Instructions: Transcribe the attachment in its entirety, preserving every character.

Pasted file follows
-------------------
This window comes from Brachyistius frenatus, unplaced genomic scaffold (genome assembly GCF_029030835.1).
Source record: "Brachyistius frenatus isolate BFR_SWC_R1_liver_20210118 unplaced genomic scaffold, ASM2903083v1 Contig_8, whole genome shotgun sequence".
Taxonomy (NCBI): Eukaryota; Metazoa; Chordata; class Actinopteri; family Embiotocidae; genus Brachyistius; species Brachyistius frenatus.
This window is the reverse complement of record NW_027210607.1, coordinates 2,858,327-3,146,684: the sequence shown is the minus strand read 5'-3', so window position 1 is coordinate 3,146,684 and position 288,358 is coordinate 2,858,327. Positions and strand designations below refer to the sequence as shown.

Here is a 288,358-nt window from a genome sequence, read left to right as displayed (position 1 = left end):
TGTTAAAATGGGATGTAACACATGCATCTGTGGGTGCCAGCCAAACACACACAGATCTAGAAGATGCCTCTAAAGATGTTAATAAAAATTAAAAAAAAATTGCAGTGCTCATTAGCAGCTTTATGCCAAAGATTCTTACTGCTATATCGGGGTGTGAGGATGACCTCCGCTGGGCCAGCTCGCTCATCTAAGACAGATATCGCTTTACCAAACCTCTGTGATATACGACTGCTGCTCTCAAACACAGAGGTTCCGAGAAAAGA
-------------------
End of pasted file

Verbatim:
This window comes from Brachyistius frenatus, unplaced genomic scaffold (genome assembly GCF_029030835.1).
Source record: "Brachyistius frenatus isolate BFR_SWC_R1_liver_20210118 unplaced genomic scaffold, ASM2903083v1 Contig_8, whole genome shotgun sequence".
Taxonomy (NCBI): Eukaryota; Metazoa; Chordata; class Actinopteri; family Embiotocidae; genus Brachyistius; species Brachyistius frenatus.
This window is the reverse complement of record NW_027210607.1, coordinates 2,858,327-3,146,684: the sequence shown is the minus strand read 5'-3', so window position 1 is coordinate 3,146,684 and position 288,358 is coordinate 2,858,327. Positions and strand designations below refer to the sequence as shown.

Here is a 288,358-nt window from a genome sequence, read left to right as displayed (position 1 = left end):
TGTTAAAATGGGATGTAACACATGCATCTGTGGGTGCCAGCCAAACACACACAGATCTAGAAGATGCCTCTAAAGATGTTAATAAAAATTAAAAAAAAATTGCAGTGCTCATTAGCAGCTTTATGCCAAAGATTCTTACTGCTATATCGGGGTGTGAGGATGACCTCCGCTGGGCCAGCTCGCTCATCTAAGACAGATATCGCTTTACCAAACCTCTGTGATATACGACTGCTGCTCTCAAACACAGAGGTTCCGAGAAAAGA